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Typhoid outbreak: genetic cause of extensive drug resistance found

last modified Feb 20, 2018 08:55 PM
The results suggest that treatment options for typhoid treatment are running out and preventative strategies are needed. “We have used genetic sequencing to uncover how this particular strain of typhoid became resistant to several key antibiotics. Sporadic cases of typhoid with these levels of antimicrobial resistance have been seen before, but this is the first time we’ve seen an ongoing outbreak – which is concerning.” Professor Gordon Dougan, a senior author from the Wellcome Sanger Institute and University of Cambridge Department of Medicine

The genetic cause behind a strain of typhoid’s resistance to five classes of antibiotics has been uncovered by scientists at the Wellcome Sanger Institute and their collaborators at Public Health England and Aga Khan University, Pakistan. There is currently a major outbreak of typhoid fever in Pakistan, and there was a case in the UK following air travel, which has been isolated and treated. This study shows the typhoid strain causing the outbreak acquired an additional piece of DNA to become resistant to multiple antibiotics, including a third-generation antibiotic.

The results, published today (20 February) in mBio suggest that treatment options are running out for typhoid, and there is an urgent need for preventative strategies including vaccines.

 

Salmonella Typhi in Pakistan have developed greater drug resistance by acquiring a DNA plasmid encoding further antibiotic resistance genes from another bacteria. Image credit: Dave Goulding, Wellcome Sanger Institute

 

Typhoid fever is a bacterial infection caused by the bacterium Salmonella enterica serovar Typhi. It is highly contagious, and spreads through the human population in areas with poor water sanitation when contaminated food or water is consumed. Symptoms include fever, stomach pain, headache and constipation or diarrhoea and, if left untreated, it can become fatal.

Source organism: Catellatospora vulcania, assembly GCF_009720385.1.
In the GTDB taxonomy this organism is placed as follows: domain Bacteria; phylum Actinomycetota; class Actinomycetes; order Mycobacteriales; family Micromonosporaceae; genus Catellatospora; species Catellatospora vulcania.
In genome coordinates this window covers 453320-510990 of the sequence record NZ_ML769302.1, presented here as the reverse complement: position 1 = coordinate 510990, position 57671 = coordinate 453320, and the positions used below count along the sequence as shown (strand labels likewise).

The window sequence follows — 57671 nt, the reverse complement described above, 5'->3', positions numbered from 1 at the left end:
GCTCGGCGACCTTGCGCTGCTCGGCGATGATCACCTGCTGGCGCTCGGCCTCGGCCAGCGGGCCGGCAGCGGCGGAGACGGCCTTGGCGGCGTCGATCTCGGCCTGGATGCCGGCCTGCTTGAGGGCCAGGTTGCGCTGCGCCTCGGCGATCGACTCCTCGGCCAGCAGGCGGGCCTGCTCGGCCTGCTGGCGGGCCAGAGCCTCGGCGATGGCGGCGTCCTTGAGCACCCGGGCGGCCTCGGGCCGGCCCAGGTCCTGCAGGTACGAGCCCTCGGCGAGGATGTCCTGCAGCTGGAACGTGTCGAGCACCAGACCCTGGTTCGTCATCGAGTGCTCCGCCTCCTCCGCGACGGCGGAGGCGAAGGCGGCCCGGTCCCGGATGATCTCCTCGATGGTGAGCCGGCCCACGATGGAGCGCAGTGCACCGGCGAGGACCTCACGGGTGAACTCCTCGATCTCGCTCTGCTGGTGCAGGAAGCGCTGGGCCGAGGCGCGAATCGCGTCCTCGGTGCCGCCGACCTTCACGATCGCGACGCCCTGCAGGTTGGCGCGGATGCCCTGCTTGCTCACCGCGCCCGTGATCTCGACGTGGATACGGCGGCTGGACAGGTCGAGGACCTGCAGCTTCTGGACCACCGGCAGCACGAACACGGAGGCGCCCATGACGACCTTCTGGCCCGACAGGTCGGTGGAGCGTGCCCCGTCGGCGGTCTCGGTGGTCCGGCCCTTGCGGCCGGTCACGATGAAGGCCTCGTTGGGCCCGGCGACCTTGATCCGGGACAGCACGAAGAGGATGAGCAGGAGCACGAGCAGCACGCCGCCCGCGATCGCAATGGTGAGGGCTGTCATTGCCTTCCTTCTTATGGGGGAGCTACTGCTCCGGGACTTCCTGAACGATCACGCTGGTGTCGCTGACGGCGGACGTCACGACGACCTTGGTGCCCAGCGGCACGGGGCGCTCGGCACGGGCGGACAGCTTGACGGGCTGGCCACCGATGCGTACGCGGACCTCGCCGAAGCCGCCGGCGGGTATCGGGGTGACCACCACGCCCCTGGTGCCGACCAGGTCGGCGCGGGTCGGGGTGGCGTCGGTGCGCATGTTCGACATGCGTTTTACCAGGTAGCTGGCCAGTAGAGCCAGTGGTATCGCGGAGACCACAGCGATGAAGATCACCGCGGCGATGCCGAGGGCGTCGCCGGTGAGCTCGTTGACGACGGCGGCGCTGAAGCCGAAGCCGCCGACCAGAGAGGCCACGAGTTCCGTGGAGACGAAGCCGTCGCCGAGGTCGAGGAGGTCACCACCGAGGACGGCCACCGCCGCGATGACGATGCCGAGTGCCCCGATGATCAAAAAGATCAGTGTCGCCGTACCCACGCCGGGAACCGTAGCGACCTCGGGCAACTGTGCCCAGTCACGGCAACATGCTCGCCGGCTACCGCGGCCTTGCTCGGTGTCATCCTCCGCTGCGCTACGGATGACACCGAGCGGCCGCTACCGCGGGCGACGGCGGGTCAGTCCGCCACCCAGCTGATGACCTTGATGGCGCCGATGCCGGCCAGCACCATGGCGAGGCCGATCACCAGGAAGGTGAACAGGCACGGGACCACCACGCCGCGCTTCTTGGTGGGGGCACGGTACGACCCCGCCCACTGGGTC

Currently, an outbreak of drug-resistant typhoid is spreading through Pakistan and an emergency vaccination campaign is underway.

The outbreak began in November 2016, and was immediately recognised and reported to provincial public health authorities in Pakistan, where investigation into possible sources and control measures including use of a vaccine are ongoing. Public health alerts helped physicians recognise cases of typhoid that were resistant to ceftriaxone, an antibiotic reserved to treat multidrug-resistant infections. This strain was resistant to five antibiotics in total, a higher level of resistance than previously seen. The doctors treated the infections with the few remaining antibiotic options.

In the spring of 2017, collaborators Professor Rumina Hasan and Dr Sadia Shakoor from the Aga Khan University in Pakistan contacted the Wellcome Sanger Institute to genetically analyse the outbreak. Sanger Institute scientists performed whole genome sequencing of typhoid samples from Pakistan to investigate the genetic cause behind its high level of antibiotic resistance.

The team discovered that the typhoid outbreak was caused by strain H58, a strain known to be associated with multidrug resistance. When researchers looked further, they found this strain of H58 had gained an extra strand of bacterial DNA – a plasmid – that encoded for additional antibiotic resistance genes. The typhoid possibly picked up the plasmid from E. coli.

Scientists at Public Health England identified a strain of typhoid with the same high levels of resistance from an individual in the UK who had recently returned from Pakistan. Genomic comparison revealed that it was identical to the outbreak strain, meaning the outbreak had reached the UK, where it has been isolated and treated.

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